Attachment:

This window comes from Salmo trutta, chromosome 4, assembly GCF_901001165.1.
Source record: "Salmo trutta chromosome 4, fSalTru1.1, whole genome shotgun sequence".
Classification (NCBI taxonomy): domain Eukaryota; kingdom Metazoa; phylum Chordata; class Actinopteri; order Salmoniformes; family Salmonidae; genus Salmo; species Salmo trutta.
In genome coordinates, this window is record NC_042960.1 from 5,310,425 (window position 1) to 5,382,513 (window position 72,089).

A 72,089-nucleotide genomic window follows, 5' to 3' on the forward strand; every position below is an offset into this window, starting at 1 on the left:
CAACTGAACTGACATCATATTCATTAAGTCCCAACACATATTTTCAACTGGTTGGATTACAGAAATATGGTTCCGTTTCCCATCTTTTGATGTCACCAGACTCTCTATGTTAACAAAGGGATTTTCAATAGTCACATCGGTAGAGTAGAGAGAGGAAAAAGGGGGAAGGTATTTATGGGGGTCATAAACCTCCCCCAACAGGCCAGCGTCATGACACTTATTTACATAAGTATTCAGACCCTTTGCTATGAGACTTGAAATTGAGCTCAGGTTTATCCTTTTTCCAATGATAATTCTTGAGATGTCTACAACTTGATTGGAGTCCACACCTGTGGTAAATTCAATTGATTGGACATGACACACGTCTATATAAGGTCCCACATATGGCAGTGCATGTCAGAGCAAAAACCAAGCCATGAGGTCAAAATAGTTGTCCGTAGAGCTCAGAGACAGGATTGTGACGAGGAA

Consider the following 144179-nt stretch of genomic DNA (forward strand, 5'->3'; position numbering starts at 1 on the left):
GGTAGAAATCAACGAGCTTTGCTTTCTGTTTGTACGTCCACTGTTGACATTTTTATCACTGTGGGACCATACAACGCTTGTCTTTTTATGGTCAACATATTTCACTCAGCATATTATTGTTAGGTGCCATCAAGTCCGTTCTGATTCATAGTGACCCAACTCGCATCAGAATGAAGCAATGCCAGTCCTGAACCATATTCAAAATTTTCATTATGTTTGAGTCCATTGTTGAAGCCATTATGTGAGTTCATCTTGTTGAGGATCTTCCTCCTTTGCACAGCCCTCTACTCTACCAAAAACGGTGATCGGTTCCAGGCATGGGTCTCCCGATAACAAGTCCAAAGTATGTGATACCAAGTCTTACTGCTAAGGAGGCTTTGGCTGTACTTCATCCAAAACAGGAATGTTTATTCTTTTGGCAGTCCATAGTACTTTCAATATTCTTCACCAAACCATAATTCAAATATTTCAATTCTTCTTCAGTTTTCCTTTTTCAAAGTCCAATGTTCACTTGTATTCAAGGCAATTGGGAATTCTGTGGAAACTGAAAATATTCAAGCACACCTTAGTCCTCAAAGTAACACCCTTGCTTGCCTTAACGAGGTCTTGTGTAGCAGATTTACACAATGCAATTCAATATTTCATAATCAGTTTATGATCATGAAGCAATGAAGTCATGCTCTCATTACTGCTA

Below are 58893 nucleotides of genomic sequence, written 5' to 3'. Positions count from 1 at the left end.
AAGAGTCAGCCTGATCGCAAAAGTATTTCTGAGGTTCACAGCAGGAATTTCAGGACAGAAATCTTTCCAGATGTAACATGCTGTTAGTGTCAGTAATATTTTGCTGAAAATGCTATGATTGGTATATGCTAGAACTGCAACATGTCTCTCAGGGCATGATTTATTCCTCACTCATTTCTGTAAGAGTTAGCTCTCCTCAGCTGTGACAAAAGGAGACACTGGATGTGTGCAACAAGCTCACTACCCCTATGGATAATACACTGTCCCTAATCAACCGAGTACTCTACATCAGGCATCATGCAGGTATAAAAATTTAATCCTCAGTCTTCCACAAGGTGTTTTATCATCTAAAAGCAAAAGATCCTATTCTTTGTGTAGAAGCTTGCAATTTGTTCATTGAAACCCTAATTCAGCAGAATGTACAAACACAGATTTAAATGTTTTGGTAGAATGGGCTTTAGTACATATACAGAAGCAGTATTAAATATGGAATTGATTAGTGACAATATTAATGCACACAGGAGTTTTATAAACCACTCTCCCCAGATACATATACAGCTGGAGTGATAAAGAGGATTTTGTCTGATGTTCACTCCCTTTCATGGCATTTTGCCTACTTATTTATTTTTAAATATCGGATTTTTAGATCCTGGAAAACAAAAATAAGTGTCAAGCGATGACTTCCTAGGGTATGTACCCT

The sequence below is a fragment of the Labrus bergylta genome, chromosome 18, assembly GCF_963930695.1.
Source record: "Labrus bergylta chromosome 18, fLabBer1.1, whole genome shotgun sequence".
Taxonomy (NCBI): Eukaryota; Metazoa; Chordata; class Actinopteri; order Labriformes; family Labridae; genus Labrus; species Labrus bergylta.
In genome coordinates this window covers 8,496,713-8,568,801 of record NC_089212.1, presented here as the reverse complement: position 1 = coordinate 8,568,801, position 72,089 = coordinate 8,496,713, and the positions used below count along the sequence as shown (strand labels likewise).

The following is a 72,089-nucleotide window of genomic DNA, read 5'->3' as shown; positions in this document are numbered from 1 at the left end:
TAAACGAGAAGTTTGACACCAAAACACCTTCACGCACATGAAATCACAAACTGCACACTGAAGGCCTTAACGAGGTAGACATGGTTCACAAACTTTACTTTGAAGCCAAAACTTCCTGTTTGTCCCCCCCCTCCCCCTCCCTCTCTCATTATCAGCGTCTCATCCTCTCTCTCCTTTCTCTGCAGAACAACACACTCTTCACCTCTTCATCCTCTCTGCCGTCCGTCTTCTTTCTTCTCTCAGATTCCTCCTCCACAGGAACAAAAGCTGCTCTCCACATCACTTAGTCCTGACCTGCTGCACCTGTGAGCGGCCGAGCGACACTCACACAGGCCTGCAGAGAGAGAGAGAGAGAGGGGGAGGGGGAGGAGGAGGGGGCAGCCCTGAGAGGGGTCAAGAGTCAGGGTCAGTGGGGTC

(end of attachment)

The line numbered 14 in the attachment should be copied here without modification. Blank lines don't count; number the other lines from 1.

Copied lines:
In genome coordinates this window covers 8,496,713-8,568,801 of record NC_089212.1, presented here as the reverse complement: position 1 = coordinate 8,568,801, position 72,089 = coordinate 8,496,713, and the positions used below count along the sequence as shown (strand labels likewise).